How Landlords Calculate Service Charge Costs
Commercial leases of parts of a building on an estate will usually contain ‘service charge’ provisions. These relate to the costs that the landlord incurs in looking after the common parts of the building that the tenants all share use of i.e. lifts, stair wells and entrances etc. The landlord then re-charges these costs back to the tenants via the ‘service charge’ clause in the lease.
Service charge clauses normally have 4 elements, the first sets out exactly what the services are that the landlord is to provide and for which the charge is made, the second is the tenants obligation to cover these charges, the third is the landlords obligation to actually provide the services and the fourth is how the service charge is to be calculated and paid and what happens in the event of a dispute between the landlord and the tenant.
There are some things that tenants should try to resist being included within the ‘services’, these include things such as; the cost of repairing inherent defects in the building, costs relating to any collection of rent from other tenants and costs relating to any parts of the building that do not currently have tenants occupying them.
Many commercial leases contain service charge clauses that say ‘the tenant will pay a ‘fair proportion’ of the costs as conclusively determined by the landlord’s surveyor’. The basis for how this ‘fair proportion’ is then calculated is not usually set out in the lease.
This ‘fair proportion’ method is a flexible one for the landlord, usually the landlord’s surveyor will split the service charge fairly between all the tenants in the building by reference to relative floor area or to the rateable value of the property being leased. The floor area method can cause issues when you have single tenants occupying a large space, who will therefore, use proportionately less of the services than a number of single tenants who together, occupy the same aggregate space. The rateable value method can also cause issues where the property is new and does not yet have a rateable value. Also, rateable values can be affected by improvements to the property which has no bearing on the tenant’s use of services.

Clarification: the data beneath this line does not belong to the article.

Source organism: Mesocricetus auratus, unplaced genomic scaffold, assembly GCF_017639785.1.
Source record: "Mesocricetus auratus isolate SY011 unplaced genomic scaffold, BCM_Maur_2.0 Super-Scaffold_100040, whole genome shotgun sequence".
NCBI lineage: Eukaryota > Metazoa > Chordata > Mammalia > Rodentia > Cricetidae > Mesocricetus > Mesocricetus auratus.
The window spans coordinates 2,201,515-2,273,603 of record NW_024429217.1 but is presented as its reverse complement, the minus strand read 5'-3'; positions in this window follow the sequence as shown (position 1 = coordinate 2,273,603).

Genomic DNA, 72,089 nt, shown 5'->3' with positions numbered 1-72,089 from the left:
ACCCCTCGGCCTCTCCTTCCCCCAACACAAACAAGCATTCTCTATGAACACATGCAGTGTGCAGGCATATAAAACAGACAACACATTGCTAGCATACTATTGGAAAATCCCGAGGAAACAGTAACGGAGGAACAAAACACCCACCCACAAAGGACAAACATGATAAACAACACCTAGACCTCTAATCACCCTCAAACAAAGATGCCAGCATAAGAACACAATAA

The alternative to the ‘fair proportion’ calculation is to have a ‘fixed proportion’ from the outset, for example, if there are 3 floors in a building with a tenant on each floor then each tenant is to be responsible for a 33.3% share of the service charge costs. The problem with this method is that if the building was ever subsequently extended, thereby reducing the tenant’s percentage share of the building, the proportion of the service charge payable would remain the same.
When looking at the potential pitfalls of the above methods, it is important during the negotiations of a lease to consider your use of the services and how you would prefer them to be calculated in order to avoid uncertainty and disputes later on. It is also important to ensure there are provisions to cover situations where one tenant’s use or benefit of services is significantly more than the others.
However, on a more positive note for tenants, there are cases that suggest that the landlords ability to recover substantial sums of money from tenants via service charge can now be restricted, particularly where the costs incurred relate to major repair works and the lease is for a relatively short term or there is only a short period left before the lease expires. In one particular case the tenant had a 3 year lease with only a few months left to run when the landlord requested that the roof be replaced. The tenant was found only to have to contribute to the cost of patch repairs instead.
For further information on the above or advice regarding any other property matters please contact Sarah Norton on 01283 492963 or email@example.com.